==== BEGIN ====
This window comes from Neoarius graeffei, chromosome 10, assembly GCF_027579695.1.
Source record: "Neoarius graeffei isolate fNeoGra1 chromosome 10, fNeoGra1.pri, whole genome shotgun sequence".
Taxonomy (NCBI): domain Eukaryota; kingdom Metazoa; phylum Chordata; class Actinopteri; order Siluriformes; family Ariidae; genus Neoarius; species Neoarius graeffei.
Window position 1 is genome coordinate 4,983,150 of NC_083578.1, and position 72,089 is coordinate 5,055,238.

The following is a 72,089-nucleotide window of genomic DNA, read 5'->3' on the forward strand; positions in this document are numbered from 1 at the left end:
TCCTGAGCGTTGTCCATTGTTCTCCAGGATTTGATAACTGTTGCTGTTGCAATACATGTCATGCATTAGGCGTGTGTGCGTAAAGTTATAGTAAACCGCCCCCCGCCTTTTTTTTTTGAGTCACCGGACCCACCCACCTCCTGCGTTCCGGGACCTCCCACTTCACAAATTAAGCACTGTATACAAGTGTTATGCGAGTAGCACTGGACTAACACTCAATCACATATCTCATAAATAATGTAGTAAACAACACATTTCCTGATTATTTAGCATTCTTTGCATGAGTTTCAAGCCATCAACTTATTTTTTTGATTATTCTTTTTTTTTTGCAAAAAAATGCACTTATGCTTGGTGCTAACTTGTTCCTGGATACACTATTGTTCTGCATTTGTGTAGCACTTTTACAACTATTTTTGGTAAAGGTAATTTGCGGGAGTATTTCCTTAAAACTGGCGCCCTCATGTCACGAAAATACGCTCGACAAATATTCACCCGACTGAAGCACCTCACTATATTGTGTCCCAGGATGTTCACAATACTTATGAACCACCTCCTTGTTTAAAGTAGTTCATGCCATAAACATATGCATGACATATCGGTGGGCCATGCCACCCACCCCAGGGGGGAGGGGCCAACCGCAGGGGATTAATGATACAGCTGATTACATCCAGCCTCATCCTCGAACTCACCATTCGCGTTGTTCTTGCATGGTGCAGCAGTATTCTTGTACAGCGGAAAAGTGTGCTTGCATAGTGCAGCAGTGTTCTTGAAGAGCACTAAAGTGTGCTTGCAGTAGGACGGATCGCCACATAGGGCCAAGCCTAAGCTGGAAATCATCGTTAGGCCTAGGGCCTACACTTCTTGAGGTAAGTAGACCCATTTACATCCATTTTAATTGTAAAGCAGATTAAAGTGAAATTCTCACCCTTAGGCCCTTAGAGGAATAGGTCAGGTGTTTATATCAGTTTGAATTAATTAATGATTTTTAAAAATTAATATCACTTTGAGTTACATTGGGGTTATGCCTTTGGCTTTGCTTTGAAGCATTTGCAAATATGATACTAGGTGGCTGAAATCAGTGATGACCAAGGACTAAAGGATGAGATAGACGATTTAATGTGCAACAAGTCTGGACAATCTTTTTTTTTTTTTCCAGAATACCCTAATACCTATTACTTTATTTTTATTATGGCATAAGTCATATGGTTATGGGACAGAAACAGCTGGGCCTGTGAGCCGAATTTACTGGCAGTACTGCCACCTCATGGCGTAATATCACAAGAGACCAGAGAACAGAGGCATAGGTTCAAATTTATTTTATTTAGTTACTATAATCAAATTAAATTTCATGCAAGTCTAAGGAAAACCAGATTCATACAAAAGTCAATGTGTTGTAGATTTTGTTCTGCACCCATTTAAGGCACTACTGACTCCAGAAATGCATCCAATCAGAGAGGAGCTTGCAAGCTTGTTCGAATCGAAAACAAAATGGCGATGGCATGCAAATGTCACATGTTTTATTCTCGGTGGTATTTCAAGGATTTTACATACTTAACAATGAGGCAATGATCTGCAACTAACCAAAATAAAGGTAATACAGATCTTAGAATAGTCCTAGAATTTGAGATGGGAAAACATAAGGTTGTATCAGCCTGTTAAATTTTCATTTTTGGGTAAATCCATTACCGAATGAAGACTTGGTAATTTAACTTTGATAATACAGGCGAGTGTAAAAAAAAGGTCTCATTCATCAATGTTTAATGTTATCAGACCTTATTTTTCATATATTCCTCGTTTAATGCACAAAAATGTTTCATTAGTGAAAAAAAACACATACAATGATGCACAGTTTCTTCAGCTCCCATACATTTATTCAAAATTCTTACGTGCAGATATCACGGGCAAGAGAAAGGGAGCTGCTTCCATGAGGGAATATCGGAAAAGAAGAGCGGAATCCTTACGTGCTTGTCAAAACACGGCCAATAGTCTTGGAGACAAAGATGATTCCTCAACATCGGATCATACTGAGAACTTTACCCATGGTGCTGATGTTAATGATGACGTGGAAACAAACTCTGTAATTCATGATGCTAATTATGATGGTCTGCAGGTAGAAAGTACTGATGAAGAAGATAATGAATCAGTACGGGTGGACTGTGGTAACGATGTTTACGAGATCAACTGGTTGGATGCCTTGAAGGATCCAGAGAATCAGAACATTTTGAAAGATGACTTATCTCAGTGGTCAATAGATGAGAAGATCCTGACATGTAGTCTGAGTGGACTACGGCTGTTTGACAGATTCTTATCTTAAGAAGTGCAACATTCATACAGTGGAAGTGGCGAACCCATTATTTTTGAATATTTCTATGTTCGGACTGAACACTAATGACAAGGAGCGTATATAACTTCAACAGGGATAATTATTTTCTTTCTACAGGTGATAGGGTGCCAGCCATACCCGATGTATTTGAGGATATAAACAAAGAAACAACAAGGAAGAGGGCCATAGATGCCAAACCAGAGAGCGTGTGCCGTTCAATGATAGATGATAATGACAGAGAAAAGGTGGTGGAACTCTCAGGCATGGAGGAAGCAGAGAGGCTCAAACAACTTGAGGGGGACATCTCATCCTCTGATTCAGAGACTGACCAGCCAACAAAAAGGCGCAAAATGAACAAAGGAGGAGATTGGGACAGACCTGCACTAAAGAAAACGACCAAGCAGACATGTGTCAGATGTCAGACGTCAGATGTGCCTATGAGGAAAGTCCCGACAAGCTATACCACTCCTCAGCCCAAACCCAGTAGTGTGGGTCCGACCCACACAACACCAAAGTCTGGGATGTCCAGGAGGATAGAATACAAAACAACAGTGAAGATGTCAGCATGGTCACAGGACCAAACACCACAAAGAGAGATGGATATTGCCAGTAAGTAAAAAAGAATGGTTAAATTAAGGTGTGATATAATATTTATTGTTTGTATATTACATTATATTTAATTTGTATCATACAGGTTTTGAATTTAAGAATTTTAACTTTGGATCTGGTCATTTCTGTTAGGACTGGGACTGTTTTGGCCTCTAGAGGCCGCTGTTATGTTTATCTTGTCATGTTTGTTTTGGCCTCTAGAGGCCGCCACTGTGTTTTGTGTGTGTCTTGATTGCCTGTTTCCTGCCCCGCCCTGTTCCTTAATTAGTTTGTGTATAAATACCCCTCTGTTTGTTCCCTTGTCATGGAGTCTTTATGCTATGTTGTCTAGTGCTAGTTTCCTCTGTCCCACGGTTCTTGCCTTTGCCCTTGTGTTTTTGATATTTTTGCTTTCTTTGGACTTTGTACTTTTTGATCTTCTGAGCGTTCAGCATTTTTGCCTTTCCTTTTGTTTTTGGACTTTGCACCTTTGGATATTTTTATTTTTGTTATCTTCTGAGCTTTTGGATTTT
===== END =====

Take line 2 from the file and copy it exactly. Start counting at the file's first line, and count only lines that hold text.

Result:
Source record: "Neoarius graeffei isolate fNeoGra1 chromosome 10, fNeoGra1.pri, whole genome shotgun sequence".